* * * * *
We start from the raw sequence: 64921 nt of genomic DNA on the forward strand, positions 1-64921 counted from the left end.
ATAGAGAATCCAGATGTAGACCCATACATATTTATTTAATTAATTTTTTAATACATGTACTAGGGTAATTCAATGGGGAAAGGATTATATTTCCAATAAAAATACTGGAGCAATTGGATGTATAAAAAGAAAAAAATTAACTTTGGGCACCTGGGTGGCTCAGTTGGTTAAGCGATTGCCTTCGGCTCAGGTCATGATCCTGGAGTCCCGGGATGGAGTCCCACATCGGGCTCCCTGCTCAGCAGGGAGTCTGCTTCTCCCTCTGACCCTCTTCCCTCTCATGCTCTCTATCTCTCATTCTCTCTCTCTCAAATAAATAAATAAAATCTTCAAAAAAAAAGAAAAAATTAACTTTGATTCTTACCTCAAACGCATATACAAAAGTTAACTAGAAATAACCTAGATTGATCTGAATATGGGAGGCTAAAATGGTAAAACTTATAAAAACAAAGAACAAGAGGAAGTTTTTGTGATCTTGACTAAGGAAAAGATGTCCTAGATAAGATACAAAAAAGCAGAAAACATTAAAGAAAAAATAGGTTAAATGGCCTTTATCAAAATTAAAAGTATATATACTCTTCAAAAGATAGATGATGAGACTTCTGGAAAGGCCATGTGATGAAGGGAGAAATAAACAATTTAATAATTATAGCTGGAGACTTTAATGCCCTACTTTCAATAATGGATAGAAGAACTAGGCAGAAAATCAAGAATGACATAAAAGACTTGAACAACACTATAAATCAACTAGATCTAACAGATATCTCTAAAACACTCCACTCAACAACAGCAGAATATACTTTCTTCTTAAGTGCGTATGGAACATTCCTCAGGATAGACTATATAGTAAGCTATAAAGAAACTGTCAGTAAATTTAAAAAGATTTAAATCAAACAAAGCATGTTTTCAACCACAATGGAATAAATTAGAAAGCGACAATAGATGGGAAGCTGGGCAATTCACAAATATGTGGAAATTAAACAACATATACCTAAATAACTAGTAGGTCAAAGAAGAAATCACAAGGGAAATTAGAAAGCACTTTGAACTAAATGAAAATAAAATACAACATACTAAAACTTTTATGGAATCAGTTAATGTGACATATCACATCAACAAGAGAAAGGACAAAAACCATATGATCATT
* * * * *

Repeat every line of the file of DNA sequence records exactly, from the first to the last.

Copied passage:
We start from the raw sequence: 64921 nt of genomic DNA on the forward strand, positions 1-64921 counted from the left end.
ATAGAGAATCCAGATGTAGACCCATACATATTTATTTAATTAATTTTTTAATACATGTACTAGGGTAATTCAATGGGGAAAGGATTATATTTCCAATAAAAATACTGGAGCAATTGGATGTATAAAAAGAAAAAAATTAACTTTGGGCACCTGGGTGGCTCAGTTGGTTAAGCGATTGCCTTCGGCTCAGGTCATGATCCTGGAGTCCCGGGATGGAGTCCCACATCGGGCTCCCTGCTCAGCAGGGAGTCTGCTTCTCCCTCTGACCCTCTTCCCTCTCATGCTCTCTATCTCTCATTCTCTCTCTCTCAAATAAATAAATAAAATCTTCAAAAAAAAAGAAAAAATTAACTTTGATTCTTACCTCAAACGCATATACAAAAGTTAACTAGAAATAACCTAGATTGATCTGAATATGGGAGGCTAAAATGGTAAAACTTATAAAAACAAAGAACAAGAGGAAGTTTTTGTGATCTTGACTAAGGAAAAGATGTCCTAGATAAGATACAAAAAAGCAGAAAACATTAAAGAAAAAATAGGTTAAATGGCCTTTATCAAAATTAAAAGTATATATACTCTTCAAAAGATAGATGATGAGACTTCTGGAAAGGCCATGTGATGAAGGGAGAAATAAACAATTTAATAATTATAGCTGGAGACTTTAATGCCCTACTTTCAATAATGGATAGAAGAACTAGGCAGAAAATCAAGAATGACATAAAAGACTTGAACAACACTATAAATCAACTAGATCTAACAGATATCTCTAAAACACTCCACTCAACAACAGCAGAATATACTTTCTTCTTAAGTGCGTATGGAACATTCCTCAGGATAGACTATATAGTAAGCTATAAAGAAACTGTCAGTAAATTTAAAAAGATTTAAATCAAACAAAGCATGTTTTCAACCACAATGGAATAAATTAGAAAGCGACAATAGATGGGAAGCTGGGCAATTCACAAATATGTGGAAATTAAACAACATATACCTAAATAACTAGTAGGTCAAAGAAGAAATCACAAGGGAAATTAGAAAGCACTTTGAACTAAATGAAAATAAAATACAACATACTAAAACTTTTATGGAATCAGTTAATGTGACATATCACATCAACAAGAGAAAGGACAAAAACCATATGATCATT